SA Plods plonk boots on privacy principles with fingerprint scanners
Australian Privacy Foundation warns of police 'mission creep'
With a state election due in March, the government in the state of South Australian has set privacy advocates' teeth on edge over the proposed use of fingerprint scanners by SA Police.
The state government has tested the NEC scanners, and has said it's going ahead with a deployment of 150 units, which will be linked to Android smartphones. However, there's a legislative problem: current laws don't allow beat police to compel an individual to provide their fingerprints.
No problem: all that's required is a change to the law – that's what the current plans if the government wins the election. The Summary Offences Act and the law covering forensic procedures will be amended to allow the police to make use of the scanners (along with 350 Acer Iconia tablets and 150 Samsung Note 3 devices).
That's where the Australian Privacy Foundation is concerned. Today, individuals can't just be stopped and fingerprinted in the street.
“Any proposal to invade privacy of the physical person is extreme, and requires extreme justification,” the APF states in its letter.
While accepting that there's a clear public interest in the collection of fingerprints in some cases, APF chair Roger Clarke told The Register a knee-jerk law-and-order decision in an election campaign was not a good way to pursue what looks like an expanded scope of fingerprinting.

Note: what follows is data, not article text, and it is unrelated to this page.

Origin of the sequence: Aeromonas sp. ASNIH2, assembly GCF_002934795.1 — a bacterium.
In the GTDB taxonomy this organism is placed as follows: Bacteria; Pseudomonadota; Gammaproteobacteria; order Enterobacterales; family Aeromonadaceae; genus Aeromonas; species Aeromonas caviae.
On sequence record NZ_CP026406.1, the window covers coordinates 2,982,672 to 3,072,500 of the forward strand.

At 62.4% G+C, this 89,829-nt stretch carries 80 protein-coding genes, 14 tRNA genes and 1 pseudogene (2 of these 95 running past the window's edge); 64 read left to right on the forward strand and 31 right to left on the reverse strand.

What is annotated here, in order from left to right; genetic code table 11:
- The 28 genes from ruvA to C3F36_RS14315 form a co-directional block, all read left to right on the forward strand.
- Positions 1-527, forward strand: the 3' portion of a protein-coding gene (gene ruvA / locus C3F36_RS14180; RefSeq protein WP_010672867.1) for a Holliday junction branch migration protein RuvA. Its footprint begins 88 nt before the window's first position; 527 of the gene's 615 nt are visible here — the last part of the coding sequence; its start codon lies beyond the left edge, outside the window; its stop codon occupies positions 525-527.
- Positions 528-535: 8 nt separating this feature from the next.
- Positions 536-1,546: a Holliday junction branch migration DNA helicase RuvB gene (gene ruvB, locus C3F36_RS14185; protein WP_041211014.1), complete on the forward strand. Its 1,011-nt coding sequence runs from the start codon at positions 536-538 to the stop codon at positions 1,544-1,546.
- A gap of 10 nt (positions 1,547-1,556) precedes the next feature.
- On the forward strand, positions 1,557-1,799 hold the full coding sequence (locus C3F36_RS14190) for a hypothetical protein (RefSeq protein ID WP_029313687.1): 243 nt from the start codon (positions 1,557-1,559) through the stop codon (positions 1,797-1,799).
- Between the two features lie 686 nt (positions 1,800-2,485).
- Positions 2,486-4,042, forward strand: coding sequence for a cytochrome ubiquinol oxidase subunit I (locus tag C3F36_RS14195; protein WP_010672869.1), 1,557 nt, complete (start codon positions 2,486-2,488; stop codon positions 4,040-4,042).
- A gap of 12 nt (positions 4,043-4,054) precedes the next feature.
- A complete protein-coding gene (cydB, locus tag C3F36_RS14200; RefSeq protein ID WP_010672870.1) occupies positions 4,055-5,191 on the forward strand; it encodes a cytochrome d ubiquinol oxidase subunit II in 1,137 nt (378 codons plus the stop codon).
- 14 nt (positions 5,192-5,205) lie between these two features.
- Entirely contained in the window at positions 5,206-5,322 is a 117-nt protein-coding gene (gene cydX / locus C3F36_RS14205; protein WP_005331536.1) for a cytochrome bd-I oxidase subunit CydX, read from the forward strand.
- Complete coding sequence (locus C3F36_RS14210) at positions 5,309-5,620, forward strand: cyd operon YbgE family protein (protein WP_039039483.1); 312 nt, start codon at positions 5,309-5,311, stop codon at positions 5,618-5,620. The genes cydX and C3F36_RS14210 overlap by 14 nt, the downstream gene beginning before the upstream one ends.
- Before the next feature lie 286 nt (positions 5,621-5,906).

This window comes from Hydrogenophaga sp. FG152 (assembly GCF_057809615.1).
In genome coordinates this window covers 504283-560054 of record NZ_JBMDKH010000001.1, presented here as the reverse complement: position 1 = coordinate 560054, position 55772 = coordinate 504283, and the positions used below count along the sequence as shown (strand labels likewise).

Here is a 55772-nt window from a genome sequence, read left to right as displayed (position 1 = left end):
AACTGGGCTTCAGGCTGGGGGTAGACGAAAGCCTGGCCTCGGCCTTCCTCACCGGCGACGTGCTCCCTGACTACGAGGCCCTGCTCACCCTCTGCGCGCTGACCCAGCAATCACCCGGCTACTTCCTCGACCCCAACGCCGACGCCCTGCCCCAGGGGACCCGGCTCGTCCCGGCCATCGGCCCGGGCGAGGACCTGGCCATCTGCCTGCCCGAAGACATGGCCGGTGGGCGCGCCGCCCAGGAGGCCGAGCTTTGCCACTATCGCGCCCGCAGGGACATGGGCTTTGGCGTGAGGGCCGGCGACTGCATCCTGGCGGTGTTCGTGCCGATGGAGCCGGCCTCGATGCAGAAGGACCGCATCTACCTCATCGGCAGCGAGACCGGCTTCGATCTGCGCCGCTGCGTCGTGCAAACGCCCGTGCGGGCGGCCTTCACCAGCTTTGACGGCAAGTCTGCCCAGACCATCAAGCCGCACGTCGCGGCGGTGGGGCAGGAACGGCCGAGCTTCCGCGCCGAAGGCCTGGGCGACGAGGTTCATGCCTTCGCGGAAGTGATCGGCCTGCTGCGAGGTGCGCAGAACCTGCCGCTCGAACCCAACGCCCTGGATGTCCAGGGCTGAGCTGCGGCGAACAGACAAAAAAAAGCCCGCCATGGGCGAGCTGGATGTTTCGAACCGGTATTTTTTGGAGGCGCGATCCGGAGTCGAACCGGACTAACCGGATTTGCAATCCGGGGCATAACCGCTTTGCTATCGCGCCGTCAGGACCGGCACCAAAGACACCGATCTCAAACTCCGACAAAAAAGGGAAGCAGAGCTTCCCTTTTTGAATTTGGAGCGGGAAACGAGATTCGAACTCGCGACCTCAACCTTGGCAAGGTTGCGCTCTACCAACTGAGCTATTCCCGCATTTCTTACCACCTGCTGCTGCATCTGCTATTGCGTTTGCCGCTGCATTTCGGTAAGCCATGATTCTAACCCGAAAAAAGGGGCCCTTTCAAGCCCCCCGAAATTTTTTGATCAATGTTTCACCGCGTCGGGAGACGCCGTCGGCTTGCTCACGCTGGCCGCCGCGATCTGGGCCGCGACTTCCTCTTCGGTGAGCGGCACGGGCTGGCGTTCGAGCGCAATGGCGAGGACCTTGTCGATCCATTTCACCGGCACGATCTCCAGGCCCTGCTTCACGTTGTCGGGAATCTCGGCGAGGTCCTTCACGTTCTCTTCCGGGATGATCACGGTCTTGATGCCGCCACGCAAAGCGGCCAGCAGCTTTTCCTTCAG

“It's up to the politicians to do proper studies,” he said. “Freedoms have to be balanced with law enforcement powers.”
For example, he said, few people would consider it contentious that someone convicted over a serious crime should have their fingerprints recorded, and there may be arguments in favour of taking fingerprints at the point of arrest (although, for example, if no action follows the arrest, the fingerprints probably shouldn't be stored for long).
Clarke believes there's a strong push by CrimTrac (a federal government police information sharing body) to expand surveillance mechanisms. “CrimTrac is desperate to get footholds in any state they can,” he said. Where there's police “mission creep”, Clarke said, “CrimTrac is in the thick of it.” ®
Sponsored: Global DDoS threat landscape report